The economic figures released this week were not bright. The UK economy is at best flat lining; as someone described it ‘bumping along the corrugated bottom’.
What brightness there was, was provided by the service sector. That’s where any growth we’re achieving is coming. That may not be what we’d like – rebalancing to manufacturing would be very desirable. But the service economy is undoubtedly important in the UK. And that sector of the economy is providing not only domestic product, but exports too.
And that’s a reminder of what the service economy includes – not just coffee shops and restaurants – but services and training that we sell. Like our higher education courses. Or our NHS training. These are aspects of the ‘public sector’, so despised by our coalition rulers. And they are prized all over the world – if not by our Tory/LibDem lords and masters.
The NHS, for example, is considered internationally as a bastion of quality. The NHS is, of course, also a great training organisation – it trains the staff that the private sector then employs – a significant cost to the NHS which is rarely recognised in debates about public/private efficiency. But the international reputation means that that training can also be sold to foreign students – and is. That’s another part of NHS economics which isn’t always factored into the crude debate.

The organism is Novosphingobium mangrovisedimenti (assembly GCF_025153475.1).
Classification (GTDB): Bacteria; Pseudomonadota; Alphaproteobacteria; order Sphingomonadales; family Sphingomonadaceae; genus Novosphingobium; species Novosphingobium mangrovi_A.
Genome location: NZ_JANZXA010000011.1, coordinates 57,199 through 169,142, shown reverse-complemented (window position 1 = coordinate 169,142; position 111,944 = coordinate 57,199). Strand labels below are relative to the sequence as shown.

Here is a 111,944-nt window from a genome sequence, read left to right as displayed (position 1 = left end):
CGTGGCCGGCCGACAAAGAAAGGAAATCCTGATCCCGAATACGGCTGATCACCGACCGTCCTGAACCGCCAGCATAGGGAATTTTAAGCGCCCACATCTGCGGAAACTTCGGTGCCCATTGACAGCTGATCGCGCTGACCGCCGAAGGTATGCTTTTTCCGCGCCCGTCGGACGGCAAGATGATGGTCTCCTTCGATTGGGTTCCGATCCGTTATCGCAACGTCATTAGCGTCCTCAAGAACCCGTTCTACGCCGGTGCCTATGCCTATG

So let’s look down the line a little. The NHS – and our Higher Education sector, for that matter – are starved of funding. They’re being opened up more and more to private competition, which makes it more and more likely that the rump which survives will be less and less able to maintain the high standards. Will the private sector which has creamed off their easy profits step in and provide the high quality training we sell abroad?
Well there’s a nasty scenario which would see the NHS as a sort of cover for private sector sales – a kite-mark of quality on goods it no longer has a hand in fully providing or guaranteeing. But how long would that ‘brand’ keep its cachet? How long would anyone want to go on buying it?
How long will the goose still be alive and pecking – and able to lay golden eggs?